A Los Angeles judge has denied a motion by the University of Southern California to obtain coroner photos of a cinematographer killed during a student film shoot in April 2022.

Judge Anne Hwang delivered the ruling Friday, determining that the school did not file its motion to compel compliance with a deposition subpoena within the mandatory deadline of 60 days after the Imperial County coroner's office declined to hand over 36 photos of the deceased, Peng Wang.

Additionally, the court found that USC did not submit a meet and confer declaration, a required component of a motion to compel compliance with a deposition subpoena.

Attorneys for USC did not immediately respond Wednesday to The Times' request for comment.

Wang's parents filed a wrongful death lawsuit against USC in September 2022 after their son died while working on a film that USC students were making as part of a directing class at the school. Wang, who went by the name of Aaron on campus, was a 29-year-old graduate student at Chapman University pursuing a master's degree in fine arts.

According to the lawsuit, Wang was killed after a USC film student lost control of an off-road vehicle that rolled while traversing the Imperial Sand Dunes Recreation Areawith the cinematographer inside. The complaint alleges that the university sanctioned the project and was aware that the students would be operating off-road vehicles and shooting in the desert.

USC officials previously said that the school had no knowledge of any requested or granted approvals to use off-road vehicles and film in a location that is more than 230 miles from campus. However, the lawsuit notes that USC's film school had approved a "student certification" for the film and assigned it a production number.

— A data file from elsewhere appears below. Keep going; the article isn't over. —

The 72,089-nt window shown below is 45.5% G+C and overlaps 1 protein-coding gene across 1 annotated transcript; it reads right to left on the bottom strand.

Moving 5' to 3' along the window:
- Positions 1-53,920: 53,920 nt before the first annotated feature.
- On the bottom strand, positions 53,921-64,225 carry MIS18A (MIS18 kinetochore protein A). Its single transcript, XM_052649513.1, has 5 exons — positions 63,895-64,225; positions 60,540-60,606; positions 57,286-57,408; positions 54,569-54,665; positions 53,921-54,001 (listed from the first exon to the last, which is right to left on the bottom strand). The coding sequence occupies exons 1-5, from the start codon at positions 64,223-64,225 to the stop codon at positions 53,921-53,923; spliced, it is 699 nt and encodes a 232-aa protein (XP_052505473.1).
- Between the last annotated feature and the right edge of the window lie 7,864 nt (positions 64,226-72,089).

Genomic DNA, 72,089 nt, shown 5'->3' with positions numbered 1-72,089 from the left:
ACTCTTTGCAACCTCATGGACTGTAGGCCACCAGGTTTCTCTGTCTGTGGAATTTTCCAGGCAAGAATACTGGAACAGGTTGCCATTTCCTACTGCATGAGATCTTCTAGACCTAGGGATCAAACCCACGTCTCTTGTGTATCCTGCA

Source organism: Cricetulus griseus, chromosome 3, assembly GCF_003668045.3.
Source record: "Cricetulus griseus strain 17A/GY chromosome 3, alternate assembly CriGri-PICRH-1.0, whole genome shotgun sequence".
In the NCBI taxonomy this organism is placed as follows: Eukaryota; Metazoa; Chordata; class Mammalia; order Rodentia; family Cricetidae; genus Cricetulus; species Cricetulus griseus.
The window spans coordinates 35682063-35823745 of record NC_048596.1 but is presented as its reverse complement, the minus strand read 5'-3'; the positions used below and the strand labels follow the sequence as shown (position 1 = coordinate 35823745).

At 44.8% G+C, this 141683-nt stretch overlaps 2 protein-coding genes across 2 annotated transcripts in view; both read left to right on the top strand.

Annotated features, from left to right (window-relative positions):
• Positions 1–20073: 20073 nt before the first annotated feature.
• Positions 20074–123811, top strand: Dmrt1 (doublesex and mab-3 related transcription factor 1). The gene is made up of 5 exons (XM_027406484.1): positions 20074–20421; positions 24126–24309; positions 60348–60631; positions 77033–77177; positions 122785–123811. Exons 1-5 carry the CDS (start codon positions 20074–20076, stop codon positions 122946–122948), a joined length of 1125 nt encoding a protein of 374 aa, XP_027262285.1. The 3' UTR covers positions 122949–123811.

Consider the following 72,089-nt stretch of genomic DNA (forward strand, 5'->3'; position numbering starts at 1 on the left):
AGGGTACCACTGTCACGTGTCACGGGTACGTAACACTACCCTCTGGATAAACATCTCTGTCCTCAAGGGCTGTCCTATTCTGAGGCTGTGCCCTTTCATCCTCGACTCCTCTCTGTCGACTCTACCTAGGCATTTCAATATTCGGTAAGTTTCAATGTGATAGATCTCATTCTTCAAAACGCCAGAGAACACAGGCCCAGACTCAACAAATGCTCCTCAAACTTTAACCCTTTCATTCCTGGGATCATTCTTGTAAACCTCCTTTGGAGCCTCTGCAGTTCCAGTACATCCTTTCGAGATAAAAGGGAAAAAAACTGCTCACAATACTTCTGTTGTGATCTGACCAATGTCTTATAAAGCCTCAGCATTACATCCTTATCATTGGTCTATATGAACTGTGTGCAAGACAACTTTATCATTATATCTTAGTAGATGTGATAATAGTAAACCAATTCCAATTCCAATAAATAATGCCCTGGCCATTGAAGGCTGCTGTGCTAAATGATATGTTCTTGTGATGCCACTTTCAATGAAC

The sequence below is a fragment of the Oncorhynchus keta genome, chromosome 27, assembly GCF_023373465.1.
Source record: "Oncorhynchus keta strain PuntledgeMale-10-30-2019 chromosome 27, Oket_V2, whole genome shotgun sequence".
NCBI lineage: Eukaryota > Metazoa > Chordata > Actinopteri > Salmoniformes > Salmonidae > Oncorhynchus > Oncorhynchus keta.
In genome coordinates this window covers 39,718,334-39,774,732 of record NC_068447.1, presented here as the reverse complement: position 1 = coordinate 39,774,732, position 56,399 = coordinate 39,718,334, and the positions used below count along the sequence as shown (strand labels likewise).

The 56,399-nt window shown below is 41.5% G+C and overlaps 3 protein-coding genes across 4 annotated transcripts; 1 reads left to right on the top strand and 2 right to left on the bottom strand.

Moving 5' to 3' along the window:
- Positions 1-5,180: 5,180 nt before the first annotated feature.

Wang was listed as the director of photography on the film, whose budget included charges for the rental of an off-road vehicle and indicated that the project was shooting in the desert.

"Safety should trump everything on student film projects made in fulfillment of USC class requirements," Wang's parents said in their suit.

" USC has a responsibility to return the people who make its films back to their families intact. USC is liable for its negligent failure to exercise control over, and to ensure safety on, the ... student film project. That negligence resulted in [Wang's] death and the ensuing damages for which plaintiffs bring suit to recover."

A hearing date for a motion by Wang's family to compel further production of documents and discovery responses from USC has been scheduled for Feb. 20 in downtown Los Angeles.

Former Times staffer Anousha Sakoui contributed to this report.

This story originally appeared in Los Angeles Times.

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